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The place of game animation in modern projects

When developers and PR managers talk about their fabulous projects, they usually praise graphics, level design, and thrilling stories but rarely mention game animation. This injustice must be fixed! So let's talk about 2D and 3D animation in detail.

All you need to know about game animation

At the base of any art form that involves movement – from cartoons and films to ads and video games – lies one fundamental component. We are talking about time. Without it, there would be no such thing as animation. You cannot make an image move without involving the aspect of time because without it you cannot show that conditions have changed. In today’s blog entry, we want to talk about what is game animation, what types it has, its complexity, weaknesses, and strengths. Hop on, this is going to be a long ride with expert game developers!

2D vs. 3D animation basics

The majority of video games are made in 2D or 3D. There is also the so-called 2.5D, which is also called “pseudo-3D” because it simulates three-dimensional graphics while being mostly two-dimensional. That is why we will be comparing just 2D and 3D video game animation here today.

The simplest way to explain 2D is to imagine a square drawn on a piece of paper. Although the square has four sides, it is visible in only two dimensions – width and height – lacking any kind of depth. Width and height make this square a 2D object. 2D animation brings some changes to it, but the flat appearance of the object, in general, remains the same. In other words, animated images always preserve their core characteristics.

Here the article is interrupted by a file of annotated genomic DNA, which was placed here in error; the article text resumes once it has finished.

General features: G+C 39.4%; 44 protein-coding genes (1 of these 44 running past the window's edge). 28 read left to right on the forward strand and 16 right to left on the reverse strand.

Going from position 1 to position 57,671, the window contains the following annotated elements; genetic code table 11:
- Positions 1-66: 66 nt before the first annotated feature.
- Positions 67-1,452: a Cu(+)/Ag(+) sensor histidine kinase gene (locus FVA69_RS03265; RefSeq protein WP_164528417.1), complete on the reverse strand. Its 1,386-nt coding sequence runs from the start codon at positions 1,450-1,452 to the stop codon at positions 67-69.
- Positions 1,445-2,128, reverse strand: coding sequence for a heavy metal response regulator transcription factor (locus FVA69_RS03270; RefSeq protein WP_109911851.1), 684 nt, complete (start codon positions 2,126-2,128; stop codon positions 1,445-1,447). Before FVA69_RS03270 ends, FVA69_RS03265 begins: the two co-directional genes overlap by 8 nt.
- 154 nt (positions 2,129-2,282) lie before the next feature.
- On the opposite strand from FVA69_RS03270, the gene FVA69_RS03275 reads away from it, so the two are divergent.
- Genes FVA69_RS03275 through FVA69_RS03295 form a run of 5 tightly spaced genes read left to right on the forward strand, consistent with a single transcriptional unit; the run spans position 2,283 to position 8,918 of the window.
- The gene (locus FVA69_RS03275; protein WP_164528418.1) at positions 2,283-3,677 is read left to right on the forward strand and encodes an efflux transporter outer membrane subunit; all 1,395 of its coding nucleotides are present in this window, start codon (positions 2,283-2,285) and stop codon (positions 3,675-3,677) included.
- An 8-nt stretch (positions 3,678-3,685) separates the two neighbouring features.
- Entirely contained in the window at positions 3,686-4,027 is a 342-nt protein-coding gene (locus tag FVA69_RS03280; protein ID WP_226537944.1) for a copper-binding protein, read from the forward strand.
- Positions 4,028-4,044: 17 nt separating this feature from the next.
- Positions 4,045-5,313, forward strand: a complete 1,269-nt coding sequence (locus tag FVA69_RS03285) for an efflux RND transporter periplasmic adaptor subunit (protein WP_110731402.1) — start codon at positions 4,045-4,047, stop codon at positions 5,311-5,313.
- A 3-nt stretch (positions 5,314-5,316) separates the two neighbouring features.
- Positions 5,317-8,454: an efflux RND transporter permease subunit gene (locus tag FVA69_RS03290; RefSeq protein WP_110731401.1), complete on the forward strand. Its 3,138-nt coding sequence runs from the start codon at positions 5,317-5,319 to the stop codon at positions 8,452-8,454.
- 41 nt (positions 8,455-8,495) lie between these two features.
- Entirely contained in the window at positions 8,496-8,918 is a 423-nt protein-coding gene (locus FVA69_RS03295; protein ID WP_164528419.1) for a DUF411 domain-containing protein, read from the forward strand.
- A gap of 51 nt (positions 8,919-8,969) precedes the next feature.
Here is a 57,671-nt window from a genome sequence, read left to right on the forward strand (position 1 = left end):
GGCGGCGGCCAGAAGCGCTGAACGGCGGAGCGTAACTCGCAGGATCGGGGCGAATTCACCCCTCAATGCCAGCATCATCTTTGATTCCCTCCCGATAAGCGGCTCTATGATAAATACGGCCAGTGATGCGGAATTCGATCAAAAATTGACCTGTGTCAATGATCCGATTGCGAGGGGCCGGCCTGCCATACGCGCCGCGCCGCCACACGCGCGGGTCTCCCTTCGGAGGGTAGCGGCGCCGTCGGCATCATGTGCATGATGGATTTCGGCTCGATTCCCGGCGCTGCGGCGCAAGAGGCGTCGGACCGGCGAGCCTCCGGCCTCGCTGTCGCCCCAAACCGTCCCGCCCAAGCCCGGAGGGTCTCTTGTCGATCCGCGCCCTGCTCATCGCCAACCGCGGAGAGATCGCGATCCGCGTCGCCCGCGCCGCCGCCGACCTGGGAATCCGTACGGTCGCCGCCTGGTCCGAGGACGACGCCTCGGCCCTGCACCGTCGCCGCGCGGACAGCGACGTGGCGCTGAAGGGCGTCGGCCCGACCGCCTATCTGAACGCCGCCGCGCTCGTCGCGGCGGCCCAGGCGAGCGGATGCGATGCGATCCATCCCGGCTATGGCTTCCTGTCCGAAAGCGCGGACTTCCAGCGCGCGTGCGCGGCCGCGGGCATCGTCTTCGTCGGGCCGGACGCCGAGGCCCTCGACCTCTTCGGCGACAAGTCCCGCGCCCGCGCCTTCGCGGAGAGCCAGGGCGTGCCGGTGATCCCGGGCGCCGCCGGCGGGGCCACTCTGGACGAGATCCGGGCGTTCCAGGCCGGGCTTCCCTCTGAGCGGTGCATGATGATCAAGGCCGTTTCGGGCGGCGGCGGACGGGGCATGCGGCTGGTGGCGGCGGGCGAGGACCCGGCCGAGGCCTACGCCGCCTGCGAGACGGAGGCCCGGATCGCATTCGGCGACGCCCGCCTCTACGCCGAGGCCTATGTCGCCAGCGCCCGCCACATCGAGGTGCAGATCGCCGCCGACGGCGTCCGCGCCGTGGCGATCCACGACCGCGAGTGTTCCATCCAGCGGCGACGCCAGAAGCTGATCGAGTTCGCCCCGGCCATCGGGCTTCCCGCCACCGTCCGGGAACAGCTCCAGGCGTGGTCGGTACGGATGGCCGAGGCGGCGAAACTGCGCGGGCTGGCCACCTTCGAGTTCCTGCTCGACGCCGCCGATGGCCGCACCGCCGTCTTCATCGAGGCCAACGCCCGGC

Creating animation for 2D projects relies on the technique called sequencing. First of all, artists need to think through game design. Animation concept will be the next step followed by drawing a series of unique images that form an action sequence. Then all those drawings are joined sequentially to produce a mere second (!) of animation. By standard, this second consists of 24 frames, which leads to switching to the next drawing every two frames. To create longer animation, artists have to prepare larger packs of images.

24 frames per second is the threshold that makes the human eye see smooth unbroken movement. The more frames per second you add, the smoother any action will look. You have probably seen clips with 50-60 fps at least on YouTube and should know how it feels compared to standard 24 fps.